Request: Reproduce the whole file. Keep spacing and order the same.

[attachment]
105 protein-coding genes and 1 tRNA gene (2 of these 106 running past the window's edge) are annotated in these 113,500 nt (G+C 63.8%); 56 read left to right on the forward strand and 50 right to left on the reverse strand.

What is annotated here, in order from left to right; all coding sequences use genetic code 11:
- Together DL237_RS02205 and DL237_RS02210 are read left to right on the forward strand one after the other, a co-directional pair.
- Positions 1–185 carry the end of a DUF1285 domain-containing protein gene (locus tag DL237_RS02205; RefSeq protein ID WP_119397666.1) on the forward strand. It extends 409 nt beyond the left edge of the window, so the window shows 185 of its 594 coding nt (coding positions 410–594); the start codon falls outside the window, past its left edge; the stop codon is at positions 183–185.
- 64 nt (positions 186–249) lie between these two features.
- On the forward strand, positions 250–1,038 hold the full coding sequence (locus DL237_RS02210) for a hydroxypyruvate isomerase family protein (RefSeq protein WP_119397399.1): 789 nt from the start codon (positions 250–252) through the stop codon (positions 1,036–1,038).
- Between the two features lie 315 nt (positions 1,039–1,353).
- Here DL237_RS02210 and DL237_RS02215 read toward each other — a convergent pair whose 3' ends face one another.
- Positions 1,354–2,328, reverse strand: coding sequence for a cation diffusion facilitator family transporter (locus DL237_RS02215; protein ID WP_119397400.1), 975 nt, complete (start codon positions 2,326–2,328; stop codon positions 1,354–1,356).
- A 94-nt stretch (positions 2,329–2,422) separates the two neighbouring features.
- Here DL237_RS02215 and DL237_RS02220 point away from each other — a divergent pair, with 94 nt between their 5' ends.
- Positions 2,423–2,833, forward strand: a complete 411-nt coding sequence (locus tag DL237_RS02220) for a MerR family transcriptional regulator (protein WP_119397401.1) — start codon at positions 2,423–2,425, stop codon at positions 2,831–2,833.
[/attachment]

105 protein-coding genes and 1 tRNA gene (2 of these 106 running past the window's edge) are annotated in these 113,500 nt (G+C 63.8%); 56 read left to right on the forward strand and 50 right to left on the reverse strand.

What is annotated here, in order from left to right; all coding sequences use genetic code 11:
- Together DL237_RS02205 and DL237_RS02210 are read left to right on the forward strand one after the other, a co-directional pair.
- Positions 1–185 carry the end of a DUF1285 domain-containing protein gene (locus tag DL237_RS02205; RefSeq protein ID WP_119397666.1) on the forward strand. It extends 409 nt beyond the left edge of the window, so the window shows 185 of its 594 coding nt (coding positions 410–594); the start codon falls outside the window, past its left edge; the stop codon is at positions 183–185.
- 64 nt (positions 186–249) lie between these two features.
- On the forward strand, positions 250–1,038 hold the full coding sequence (locus DL237_RS02210) for a hydroxypyruvate isomerase family protein (RefSeq protein WP_119397399.1): 789 nt from the start codon (positions 250–252) through the stop codon (positions 1,036–1,038).
- Between the two features lie 315 nt (positions 1,039–1,353).
- Here DL237_RS02210 and DL237_RS02215 read toward each other — a convergent pair whose 3' ends face one another.
- Positions 1,354–2,328, reverse strand: coding sequence for a cation diffusion facilitator family transporter (locus DL237_RS02215; protein ID WP_119397400.1), 975 nt, complete (start codon positions 2,326–2,328; stop codon positions 1,354–1,356).
- A 94-nt stretch (positions 2,329–2,422) separates the two neighbouring features.
- Here DL237_RS02215 and DL237_RS02220 point away from each other — a divergent pair, with 94 nt between their 5' ends.
- Positions 2,423–2,833, forward strand: a complete 411-nt coding sequence (locus tag DL237_RS02220) for a MerR family transcriptional regulator (protein WP_119397401.1) — start codon at positions 2,423–2,425, stop codon at positions 2,831–2,833.